Book Design: 6 Variations on Drop-Cap Typography

by Joel Friedlander on February 29, 2012 · 18 comments

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The tradition in book design of making the first letter in a paragraph larger than the rest of the type goes back pretty far. In fact, it predates printing entirely. This practice started with scribes. When writing out books, they would sometimes treat these first letters as an opportunity for embellishment. The monks who were scribes would enlarge the letter to the point that it was big enough to become part of an intricate illustration.

When printing first began in the 15th century, early typographers wanted to imitate the manuscripts of the day. They adapted this practice of using a large initial capital letter at the beginning of a chapter as a way of making their books acceptable to a public accustomed to buying illuminated manuscripts.

Today, this practice survives in the drop capitals we see at the beginning of chapters. But like everything else in book design, it’s best to be guided by the long traditions of bookmaking when deciding how to use them.

When to Use Drop Caps

There’s really only one place you should consider using drop caps, and that’s in the first paragraph of each chapter.

There are only a couple of functions served by the drop cap, so let’s take a look at them. This will give us a better idea of when to use them and when not.

  • Decoration—In a book with hundreds of pages of gray rectangles of type, it’s considerate to your reader to give her a bit of decoration once in a while, and drop caps are perfect for that.
  • Navigation—A secondary function of the drop cap is to let the reader know a new section of the book is beginning. When you see that large letter, it physically alerts you that something new is coming.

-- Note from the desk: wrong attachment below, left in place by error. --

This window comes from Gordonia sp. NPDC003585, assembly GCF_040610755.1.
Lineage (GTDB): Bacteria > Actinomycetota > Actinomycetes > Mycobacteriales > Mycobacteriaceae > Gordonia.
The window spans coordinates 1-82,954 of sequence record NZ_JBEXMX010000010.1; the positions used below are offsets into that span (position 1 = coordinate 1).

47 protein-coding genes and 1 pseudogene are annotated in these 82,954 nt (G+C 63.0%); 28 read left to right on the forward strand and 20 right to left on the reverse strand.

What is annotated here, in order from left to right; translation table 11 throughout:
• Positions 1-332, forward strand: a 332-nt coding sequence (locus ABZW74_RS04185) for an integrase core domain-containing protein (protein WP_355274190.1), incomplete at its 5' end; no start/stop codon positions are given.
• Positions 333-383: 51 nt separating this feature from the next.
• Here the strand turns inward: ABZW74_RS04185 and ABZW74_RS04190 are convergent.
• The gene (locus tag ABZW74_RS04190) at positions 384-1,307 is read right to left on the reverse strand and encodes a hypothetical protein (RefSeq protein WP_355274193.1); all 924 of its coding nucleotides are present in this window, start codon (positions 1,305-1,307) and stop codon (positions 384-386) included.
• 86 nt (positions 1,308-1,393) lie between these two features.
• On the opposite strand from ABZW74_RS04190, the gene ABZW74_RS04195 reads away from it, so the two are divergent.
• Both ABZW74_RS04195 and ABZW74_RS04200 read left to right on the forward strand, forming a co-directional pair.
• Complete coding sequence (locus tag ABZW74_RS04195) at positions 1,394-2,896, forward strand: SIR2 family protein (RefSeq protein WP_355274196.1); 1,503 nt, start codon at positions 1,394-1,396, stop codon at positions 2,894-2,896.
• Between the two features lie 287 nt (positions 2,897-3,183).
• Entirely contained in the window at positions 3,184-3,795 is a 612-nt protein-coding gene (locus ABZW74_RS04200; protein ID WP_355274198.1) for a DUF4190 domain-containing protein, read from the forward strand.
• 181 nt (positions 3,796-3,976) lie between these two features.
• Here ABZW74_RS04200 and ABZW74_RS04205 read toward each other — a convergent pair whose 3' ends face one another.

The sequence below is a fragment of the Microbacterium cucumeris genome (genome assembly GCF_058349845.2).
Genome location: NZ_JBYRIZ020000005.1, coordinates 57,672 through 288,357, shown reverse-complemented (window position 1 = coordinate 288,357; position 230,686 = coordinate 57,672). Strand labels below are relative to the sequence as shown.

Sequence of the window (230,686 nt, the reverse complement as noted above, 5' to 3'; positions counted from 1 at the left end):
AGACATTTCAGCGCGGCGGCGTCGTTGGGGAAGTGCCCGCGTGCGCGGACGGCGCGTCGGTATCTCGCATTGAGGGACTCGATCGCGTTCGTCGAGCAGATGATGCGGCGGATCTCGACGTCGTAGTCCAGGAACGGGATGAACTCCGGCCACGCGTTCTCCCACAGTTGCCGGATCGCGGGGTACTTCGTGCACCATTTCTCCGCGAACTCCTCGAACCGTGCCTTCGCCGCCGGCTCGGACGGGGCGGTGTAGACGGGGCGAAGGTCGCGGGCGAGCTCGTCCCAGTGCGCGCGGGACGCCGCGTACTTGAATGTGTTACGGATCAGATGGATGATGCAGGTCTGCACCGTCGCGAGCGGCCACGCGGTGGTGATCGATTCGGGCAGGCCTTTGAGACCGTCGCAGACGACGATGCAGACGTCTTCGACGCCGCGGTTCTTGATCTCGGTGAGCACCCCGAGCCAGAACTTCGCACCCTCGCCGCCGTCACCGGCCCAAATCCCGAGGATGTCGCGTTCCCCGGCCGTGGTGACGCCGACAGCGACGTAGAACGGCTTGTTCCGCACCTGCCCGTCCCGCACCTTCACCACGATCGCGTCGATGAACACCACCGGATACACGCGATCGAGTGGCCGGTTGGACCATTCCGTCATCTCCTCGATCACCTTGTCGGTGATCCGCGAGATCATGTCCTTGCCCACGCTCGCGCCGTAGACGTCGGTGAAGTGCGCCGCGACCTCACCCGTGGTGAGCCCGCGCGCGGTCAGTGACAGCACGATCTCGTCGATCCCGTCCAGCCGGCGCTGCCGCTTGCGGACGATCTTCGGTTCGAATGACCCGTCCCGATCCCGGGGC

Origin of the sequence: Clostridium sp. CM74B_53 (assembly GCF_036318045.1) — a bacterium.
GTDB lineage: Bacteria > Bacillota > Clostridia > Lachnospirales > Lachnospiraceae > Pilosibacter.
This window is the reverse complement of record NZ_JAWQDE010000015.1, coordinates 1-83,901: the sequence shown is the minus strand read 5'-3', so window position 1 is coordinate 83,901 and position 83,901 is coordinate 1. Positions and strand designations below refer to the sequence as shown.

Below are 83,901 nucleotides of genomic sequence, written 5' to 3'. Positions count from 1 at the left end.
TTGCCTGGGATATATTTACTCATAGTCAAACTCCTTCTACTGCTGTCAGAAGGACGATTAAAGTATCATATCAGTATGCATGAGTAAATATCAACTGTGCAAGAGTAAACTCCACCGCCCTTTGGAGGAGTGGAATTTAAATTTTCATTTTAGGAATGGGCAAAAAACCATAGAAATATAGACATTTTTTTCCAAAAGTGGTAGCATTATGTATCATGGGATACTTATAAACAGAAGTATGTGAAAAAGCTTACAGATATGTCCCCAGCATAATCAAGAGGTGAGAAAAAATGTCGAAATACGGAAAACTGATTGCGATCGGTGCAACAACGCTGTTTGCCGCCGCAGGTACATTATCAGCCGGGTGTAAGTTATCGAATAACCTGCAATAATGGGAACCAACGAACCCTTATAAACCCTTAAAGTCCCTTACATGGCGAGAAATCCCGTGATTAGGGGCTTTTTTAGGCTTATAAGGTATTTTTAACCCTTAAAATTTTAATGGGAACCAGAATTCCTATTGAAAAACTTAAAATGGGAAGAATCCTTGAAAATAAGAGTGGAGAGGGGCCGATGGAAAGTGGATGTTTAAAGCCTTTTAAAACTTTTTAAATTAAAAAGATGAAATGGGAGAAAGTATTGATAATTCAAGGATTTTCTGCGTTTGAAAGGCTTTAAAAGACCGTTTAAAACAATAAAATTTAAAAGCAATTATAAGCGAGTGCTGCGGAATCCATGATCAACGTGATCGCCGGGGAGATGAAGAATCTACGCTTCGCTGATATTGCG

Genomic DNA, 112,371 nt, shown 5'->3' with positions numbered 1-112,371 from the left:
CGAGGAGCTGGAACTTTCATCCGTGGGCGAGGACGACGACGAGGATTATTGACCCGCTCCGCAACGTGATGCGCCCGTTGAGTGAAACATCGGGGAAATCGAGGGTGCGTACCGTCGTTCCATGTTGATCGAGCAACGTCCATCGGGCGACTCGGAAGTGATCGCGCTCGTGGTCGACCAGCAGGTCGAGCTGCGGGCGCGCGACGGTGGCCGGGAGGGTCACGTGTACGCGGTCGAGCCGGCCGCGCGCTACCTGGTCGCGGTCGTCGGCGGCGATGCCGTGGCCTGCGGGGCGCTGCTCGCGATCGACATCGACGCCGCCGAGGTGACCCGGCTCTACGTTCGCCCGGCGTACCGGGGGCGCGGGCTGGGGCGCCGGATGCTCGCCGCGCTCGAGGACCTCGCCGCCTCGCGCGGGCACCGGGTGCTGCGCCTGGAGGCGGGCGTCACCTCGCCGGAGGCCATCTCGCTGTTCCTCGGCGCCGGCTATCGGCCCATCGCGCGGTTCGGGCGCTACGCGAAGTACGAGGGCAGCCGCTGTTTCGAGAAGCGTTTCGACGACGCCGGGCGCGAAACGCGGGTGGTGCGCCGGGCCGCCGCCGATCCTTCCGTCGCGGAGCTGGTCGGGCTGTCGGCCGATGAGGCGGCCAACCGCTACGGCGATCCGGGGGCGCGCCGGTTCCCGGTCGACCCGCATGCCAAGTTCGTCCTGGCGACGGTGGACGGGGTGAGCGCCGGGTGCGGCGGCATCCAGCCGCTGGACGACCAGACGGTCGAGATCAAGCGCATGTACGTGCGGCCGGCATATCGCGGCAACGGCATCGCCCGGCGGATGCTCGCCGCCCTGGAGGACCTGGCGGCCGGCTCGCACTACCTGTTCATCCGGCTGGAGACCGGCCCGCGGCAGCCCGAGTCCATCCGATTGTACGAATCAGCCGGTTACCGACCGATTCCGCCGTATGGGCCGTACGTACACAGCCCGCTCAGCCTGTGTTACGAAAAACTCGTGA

Drop Cap Variations

Most often these drop caps are exactly that: a plain capital letter from the font in which the text is set. But there are also lots of other variations including caps that stand above the line (“stand-up caps”) and ones that print in the margin of the book. Here we’ll look at the standard type of drop cap and some variations.

Drop Caps 1

Using the body font, Adobe Janson

Instead of using the body text font, you can use the display font from your chapter openers. This also ties the two elements together if the display font works well with the body text.

Drop Caps 2

Using the display font from the book, in this case ChunkFive

You can also use a purely decorative font. There are thousands of decorative typefaces, and most of them aren’t appropriate for use in a book’s body text. But if you’re only using one letter at a time, as you would for a drop cap, they can be very effective. For example, look at the listing of free decorative fonts on fontsquirrel.com for some ideas.

Drop Caps 3

This example uses Pixie Font, a decorative font

There are also fonts that are made up of only large, square illustrated capital letters, and these are intended to be used as decorative drop caps. An example would be Cloister Initials.

Drop Caps 4

This is the CloisterInitials font

Illustrations in which you hire an artist to create letter forms within a shape to be used as drop caps can be very effective. For instance, in a book on garden care, you could incorporate drawings of different kinds of plants into or around the letterforms.

Drop Caps 5

This is a hand-drawn capital letter

You can also add to the effect you’re creating at the beginning of the chapter by emphasizing the first few words following the drop cap. You’ll see this done with small caps, often with some letter spacing. To use this approach, decide on a standard number of words between 3 and 5 and keep all the chapter openings consistent.

Drop Caps 6

Example using the text font again, this time with a small cap lead-in

You Can Also Misuse Drop Caps

Lately, I’ve seen some self-published books in which the author got a little carried away with how wonderful these big letters looked. Instead of just using a drop cap at the beginning of the chapters, I’ve seen books where every text break in the book—and I mean a lot of them—had a big, ornate, or very bold drop cap. There must have been hundreds of them.